Austin Money Laundering Lawyer

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Facing federal money laundering charges can be daunting and carries significant consequences if you're found guilty. If you find yourself under investigation or charged with money laundering, it's important to clearly understand how the law defines money laundering, the potential penalties, and the defense strategies that might be available to you.

When you contact the Austin money laundering lawyers at Cofer & Connelly, PLLC, our team can explain what you need to know about these charges so that you can effectively respond to these serious accusations.

Get in touch with our office today by calling (512) 991-0576 or by contacting us online!

What is Federal Money Laundering?

Under 18 USC § 1956, money laundering involves making illegally obtained money appear legitimate. For instance, if you have money from illegal activities like drug trafficking or fraud, and you use it in regular financial transactions without drawing attention, you're engaging in money laundering. This can include depositing money in a bank, buying property, or making investments.

To convict you of money laundering, a prosecutor must prove several points. First, they need to show that you knew the money came from an illegal source. You don't need to know the exact crime, just that the money was illegally obtained. Secondly, your participation in a financial transaction with this money is crucial. This includes a wide range of financial activities like depositing, withdrawing, transferring money, or using a safety deposit box. Finally, the prosecutor must show your intent. They need to prove that your involvement had a specific purpose, such as promoting further illegal activities, hiding the illegal source of the money, or evading reporting requirements.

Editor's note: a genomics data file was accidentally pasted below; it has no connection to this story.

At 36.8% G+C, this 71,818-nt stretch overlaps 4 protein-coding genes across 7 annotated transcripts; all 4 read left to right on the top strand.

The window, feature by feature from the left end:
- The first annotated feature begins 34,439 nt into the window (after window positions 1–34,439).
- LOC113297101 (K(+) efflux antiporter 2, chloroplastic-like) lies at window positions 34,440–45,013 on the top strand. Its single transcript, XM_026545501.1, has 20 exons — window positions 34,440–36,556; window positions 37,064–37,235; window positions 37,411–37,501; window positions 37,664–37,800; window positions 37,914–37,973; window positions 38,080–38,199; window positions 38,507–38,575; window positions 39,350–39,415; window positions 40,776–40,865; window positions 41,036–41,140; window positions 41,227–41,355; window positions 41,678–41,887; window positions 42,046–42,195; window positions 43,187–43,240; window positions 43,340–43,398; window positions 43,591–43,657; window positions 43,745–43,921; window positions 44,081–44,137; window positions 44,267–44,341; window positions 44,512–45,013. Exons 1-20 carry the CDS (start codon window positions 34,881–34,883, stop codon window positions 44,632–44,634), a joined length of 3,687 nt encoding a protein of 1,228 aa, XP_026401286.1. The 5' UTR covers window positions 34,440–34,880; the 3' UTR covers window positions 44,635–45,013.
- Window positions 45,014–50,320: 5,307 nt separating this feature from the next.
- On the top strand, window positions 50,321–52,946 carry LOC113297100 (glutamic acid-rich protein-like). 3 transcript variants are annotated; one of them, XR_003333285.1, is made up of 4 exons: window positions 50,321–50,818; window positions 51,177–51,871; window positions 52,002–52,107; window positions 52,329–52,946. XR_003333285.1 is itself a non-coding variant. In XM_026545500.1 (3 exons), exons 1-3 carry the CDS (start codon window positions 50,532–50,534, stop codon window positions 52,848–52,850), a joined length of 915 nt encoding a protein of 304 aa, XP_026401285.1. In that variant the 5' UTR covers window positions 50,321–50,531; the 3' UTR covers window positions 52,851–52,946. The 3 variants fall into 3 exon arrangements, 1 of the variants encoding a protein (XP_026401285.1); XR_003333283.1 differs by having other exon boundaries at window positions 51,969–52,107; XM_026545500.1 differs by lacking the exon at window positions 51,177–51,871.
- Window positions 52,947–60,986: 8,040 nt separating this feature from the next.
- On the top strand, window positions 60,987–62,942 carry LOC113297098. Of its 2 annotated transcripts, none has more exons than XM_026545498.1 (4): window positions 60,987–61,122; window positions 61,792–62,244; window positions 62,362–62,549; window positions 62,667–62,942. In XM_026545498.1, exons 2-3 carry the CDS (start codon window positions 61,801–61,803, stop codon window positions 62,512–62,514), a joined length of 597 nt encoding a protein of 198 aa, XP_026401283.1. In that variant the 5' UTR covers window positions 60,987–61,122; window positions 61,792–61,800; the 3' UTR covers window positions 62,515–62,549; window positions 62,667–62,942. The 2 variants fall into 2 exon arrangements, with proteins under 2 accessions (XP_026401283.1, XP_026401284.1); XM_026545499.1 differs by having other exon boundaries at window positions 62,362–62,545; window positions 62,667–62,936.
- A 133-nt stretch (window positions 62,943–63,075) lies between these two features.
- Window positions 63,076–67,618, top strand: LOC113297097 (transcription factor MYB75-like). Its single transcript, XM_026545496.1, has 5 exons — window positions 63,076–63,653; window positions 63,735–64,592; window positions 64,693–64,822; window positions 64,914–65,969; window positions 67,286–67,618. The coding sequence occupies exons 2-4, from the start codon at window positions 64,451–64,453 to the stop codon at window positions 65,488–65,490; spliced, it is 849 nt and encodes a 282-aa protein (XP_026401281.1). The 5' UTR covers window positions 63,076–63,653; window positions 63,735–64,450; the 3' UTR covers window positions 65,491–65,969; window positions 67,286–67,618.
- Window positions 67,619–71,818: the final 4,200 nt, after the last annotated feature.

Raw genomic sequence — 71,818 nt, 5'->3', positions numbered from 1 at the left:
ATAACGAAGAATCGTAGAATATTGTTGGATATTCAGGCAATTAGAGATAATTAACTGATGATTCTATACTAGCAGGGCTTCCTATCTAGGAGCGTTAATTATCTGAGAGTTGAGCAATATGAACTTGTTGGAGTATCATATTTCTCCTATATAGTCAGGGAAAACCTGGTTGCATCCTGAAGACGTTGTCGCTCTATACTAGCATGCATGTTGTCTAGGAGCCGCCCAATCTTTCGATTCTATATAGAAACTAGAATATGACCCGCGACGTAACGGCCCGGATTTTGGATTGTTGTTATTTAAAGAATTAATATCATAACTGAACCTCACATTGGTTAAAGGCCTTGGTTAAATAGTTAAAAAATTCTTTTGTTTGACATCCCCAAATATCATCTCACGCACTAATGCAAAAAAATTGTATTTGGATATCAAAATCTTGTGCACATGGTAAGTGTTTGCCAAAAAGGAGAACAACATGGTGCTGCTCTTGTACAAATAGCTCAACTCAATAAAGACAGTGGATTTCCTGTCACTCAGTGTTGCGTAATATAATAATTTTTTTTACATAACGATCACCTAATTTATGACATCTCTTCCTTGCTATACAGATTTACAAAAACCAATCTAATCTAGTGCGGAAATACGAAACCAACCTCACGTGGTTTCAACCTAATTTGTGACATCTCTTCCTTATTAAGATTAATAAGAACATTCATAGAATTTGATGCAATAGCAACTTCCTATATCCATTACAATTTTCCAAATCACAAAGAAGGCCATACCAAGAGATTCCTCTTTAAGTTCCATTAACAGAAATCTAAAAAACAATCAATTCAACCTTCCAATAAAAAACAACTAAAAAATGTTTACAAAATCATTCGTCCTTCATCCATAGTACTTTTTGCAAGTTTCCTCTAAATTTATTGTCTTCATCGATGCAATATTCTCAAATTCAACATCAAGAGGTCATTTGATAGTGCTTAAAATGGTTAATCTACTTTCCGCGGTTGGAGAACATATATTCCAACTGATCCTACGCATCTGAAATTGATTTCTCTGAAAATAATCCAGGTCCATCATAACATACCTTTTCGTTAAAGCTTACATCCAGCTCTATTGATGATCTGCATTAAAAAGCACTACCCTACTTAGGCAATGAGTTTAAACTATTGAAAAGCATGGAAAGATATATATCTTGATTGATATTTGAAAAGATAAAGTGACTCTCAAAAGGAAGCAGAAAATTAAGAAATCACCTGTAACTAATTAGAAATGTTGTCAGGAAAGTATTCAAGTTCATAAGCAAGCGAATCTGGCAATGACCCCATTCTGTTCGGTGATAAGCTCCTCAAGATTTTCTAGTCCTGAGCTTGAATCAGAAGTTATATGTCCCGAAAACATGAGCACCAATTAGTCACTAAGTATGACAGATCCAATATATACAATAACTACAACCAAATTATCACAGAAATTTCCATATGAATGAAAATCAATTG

What are the Penalties for Money Laundering?

If you knowingly engage in financial transactions with money from illegal activities and intend to promote more illegal activities or hide the nature, source, or control of this money, or avoid state or federal reporting requirements, you could face a fine of up to $500,000 or twice the value of the property involved, whichever is greater. Additionally, you could receive a prison sentence of up to 20 years.

If the laundering involves moving money or monetary instruments across U.S. borders, similar fines and prison time apply. U.S. courts can also have jurisdiction over foreign individuals involved in these activities. If you conspire to commit or attempt money laundering, the penalties are equally severe as those for completing the act.

A money laundering conviction can impact more than just your freedom. With a criminal record, it could be extremely difficult to get a job in banking or finance and can result in the loss of professional licenses, damaging careers in law, accounting, or other fields.

Engaging in Monetary Transactions With Property Derived From Illegal Activity

Under 18 USC § 1957, it is illegal to knowingly engage in financial transactions involving property worth more than $10,000 that comes from criminal activities. This involves using illegally obtained money or assets in significant financial operations like depositing, withdrawing, transferring, or exchanging through financial institutions. The critical factor is that the person knows the property is from illegal activities, though they don't need to know the exact crime involved.

If found guilty, you could face fines decided by the court or up to ten years in prison, or both. The court may also impose a fine up to twice the value of the property involved in the transaction, which can be very high if large amounts are involved.

What is the Criminal Process for Money Laundering?

Money laundering investigations often begin with monitoring financial activities by agencies like the IRS, FBI, and the Department of the Treasury. Suspicious bank activities or transactions reported by banks can trigger these investigations. Agencies then review financial records, track transactions, and sometimes use undercover operations or informants to link money to illegal activities like drug trafficking or fraud.

If enough evidence is collected, you will be formally charged and required to appear in court. You can plead guilty or not guilty. If you plead not guilty, the case goes to trial, where the prosecution must prove you knowingly engaged in financial transactions with illegal proceeds. Both sides present evidence and arguments during the trial.